Gamers often love to imagine what’s going on inside their consoles to make their favourite games come to life, which is why the ODROID GO is such a fascinating bit of kit. Handhelds are constantly evolving and changing, from the classic days of the GameBoy and the best GameBoy games that came with it to the mighty Nintendo Switch and all of the Nintendo Switch Lite Accessories that you can spend your pennies on.
It used to be that the best handheld consoles were the ones born from the minds of the gaming giants, but thanks to homemade kits and advances in technology such as Android systems and Raspberry Pi, we’re seeing more and more homegrown consoles take centre stage and standing the test of time. We all love new games, but nothing beats that feeling of reliving your childhood on a portable device that you can play whenever and wherever you want.
If you get excited by microchips (not the ones you stick in the microwave and eat with sauce) or think LI-Polymer batteries are a girl’s best friend instead of diamonds, then the ODROID GO will make you feel like Bill Gates at the Microsoft Christmas party. Let’s jump in and take a look at what this thing is and more importantly, what it can do!
Getting To Grips With The ODROID GO
Paying homage to the controller setup of the GameBoy Classic, the ODROID GO 10th-anniversary game kit combines a curiosity for how games work with playing the games that made our favourite consoles famous. With a bright backlit screen and a nice overall shape, this little handheld looks as though it could do very well in the retro gaming market. Wait till you hear how much it costs too – it’ll surprise you!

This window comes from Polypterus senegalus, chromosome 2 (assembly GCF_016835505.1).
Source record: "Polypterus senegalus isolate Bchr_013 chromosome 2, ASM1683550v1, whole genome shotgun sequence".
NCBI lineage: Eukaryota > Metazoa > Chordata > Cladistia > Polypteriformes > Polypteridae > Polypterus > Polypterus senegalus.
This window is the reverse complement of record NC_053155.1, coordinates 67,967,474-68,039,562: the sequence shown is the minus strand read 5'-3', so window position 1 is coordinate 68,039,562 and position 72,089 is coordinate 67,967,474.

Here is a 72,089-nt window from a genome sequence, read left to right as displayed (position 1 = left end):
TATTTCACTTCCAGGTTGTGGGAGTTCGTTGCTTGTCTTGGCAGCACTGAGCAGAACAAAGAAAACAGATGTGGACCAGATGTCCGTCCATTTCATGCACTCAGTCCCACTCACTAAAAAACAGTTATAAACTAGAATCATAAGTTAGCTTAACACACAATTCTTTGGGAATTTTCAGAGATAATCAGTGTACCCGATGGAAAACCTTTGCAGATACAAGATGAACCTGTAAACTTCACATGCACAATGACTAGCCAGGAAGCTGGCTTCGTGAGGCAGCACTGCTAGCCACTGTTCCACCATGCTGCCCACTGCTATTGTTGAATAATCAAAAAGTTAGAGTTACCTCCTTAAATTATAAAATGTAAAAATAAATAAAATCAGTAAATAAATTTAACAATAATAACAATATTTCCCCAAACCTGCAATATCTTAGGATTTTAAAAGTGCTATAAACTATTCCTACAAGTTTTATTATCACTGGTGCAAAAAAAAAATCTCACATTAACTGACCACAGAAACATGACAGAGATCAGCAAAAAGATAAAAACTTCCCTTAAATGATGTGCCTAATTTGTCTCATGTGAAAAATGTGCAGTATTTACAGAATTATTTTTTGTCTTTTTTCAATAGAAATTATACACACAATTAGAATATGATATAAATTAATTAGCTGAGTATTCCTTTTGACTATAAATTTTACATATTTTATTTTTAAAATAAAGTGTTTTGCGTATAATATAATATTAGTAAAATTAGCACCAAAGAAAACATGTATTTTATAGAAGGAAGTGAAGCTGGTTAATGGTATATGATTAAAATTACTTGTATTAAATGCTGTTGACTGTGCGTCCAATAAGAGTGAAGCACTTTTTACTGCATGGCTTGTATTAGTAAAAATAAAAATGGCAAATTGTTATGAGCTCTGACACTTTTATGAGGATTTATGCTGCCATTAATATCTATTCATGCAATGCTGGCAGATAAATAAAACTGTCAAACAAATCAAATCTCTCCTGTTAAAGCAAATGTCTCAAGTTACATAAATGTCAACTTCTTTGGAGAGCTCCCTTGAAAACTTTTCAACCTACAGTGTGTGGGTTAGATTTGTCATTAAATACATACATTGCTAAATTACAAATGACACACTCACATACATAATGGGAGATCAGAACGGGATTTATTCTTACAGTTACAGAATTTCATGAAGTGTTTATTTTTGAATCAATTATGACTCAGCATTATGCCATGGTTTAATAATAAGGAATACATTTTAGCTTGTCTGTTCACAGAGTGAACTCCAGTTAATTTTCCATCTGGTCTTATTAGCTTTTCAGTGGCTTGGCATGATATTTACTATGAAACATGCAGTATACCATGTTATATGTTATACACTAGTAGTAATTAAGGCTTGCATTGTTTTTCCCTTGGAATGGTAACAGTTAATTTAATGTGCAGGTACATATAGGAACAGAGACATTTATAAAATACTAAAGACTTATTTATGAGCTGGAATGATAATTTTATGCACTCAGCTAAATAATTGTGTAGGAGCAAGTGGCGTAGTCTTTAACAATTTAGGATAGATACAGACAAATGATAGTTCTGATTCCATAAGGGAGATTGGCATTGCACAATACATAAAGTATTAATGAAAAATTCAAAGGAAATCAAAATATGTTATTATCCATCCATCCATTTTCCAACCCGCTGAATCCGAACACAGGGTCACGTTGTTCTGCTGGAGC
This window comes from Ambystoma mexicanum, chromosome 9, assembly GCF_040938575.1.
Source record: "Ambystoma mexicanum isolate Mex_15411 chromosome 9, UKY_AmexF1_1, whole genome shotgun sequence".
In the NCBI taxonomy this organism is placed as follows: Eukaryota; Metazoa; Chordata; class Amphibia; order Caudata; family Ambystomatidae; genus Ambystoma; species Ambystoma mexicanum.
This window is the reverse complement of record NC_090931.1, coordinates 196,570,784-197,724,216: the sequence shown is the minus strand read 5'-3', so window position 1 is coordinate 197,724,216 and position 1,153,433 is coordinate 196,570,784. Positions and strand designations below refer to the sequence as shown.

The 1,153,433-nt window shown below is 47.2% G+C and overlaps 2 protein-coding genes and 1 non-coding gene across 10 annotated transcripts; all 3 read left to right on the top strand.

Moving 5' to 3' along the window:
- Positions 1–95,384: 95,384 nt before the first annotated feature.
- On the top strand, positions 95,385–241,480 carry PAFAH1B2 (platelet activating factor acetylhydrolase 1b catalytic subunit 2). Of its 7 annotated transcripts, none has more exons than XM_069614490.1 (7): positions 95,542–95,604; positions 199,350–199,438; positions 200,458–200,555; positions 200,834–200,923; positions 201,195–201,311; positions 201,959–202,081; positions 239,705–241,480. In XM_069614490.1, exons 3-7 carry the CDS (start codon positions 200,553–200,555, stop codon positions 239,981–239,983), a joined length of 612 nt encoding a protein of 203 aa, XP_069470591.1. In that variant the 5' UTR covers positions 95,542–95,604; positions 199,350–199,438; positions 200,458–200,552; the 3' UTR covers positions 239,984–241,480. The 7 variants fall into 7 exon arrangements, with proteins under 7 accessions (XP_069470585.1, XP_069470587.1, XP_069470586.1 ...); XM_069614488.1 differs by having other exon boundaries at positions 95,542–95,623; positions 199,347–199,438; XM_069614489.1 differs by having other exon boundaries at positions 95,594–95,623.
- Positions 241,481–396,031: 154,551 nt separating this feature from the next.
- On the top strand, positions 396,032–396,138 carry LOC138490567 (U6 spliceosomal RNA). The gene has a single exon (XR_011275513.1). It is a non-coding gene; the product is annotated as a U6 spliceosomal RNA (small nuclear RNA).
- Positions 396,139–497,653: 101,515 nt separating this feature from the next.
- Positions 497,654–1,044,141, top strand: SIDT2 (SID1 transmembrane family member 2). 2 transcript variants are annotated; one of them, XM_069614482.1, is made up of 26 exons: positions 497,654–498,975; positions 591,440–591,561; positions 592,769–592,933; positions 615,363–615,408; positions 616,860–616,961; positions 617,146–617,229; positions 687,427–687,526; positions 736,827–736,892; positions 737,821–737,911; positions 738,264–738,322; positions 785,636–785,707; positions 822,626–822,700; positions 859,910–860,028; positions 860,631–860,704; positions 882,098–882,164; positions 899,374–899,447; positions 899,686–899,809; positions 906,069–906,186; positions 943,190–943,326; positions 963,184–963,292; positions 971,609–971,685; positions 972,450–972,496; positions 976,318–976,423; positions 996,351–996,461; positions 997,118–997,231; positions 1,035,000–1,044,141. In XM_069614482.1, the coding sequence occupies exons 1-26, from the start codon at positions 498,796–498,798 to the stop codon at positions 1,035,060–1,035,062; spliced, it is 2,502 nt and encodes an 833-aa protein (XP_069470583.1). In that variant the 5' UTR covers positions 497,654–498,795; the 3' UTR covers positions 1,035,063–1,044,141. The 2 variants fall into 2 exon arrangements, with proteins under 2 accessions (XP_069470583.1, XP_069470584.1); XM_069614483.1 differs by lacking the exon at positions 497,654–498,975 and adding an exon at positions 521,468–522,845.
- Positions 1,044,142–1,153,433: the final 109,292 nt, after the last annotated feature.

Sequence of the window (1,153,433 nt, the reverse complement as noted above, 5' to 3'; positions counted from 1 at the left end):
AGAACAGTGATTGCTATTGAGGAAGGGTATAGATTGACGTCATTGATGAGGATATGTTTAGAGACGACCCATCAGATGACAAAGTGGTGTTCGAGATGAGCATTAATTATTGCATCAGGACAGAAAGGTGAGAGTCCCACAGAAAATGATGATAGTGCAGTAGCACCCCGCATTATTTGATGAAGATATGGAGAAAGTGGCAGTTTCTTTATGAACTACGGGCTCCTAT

Some of you might be sat there thinking ‘who the heck is ODROID’? Well, ODROID is the name of a thing, not a company. It’s an amalgamation of ‘open’ and ‘Android’ and belongs to a South Korean company named Hardkernel Company Limited. They specialise in making single board and tablet computers and have a strong ‘hands-on’ ethos that they pass on to their customers. The ODROID GO is a little slice of cake that you can buy to celebrate Hardkernel turning 10-years-old, and we’re definitely getting our monies worth at the dessert table.
Give Us Some Stats
To understand what the ODROD GO is, we first need to look at what it’s made up of. When you purchase a package, you get all of the components required to assemble a handheld gaming device yourself. We’re talking following instructions and learning how you map buttons to a PCB switch pad, learning a little bit of coding through the Arduino Programming Camp, and hooking up Weather Station’s to check battery life and also how to hook up your smartphone to change the device’s parameters. Don’t be under any illusions – this is not a device that you can pull out of the box and play straight away. This one’s for the uber-nerds, and us uber-nerds couldn’t be happier.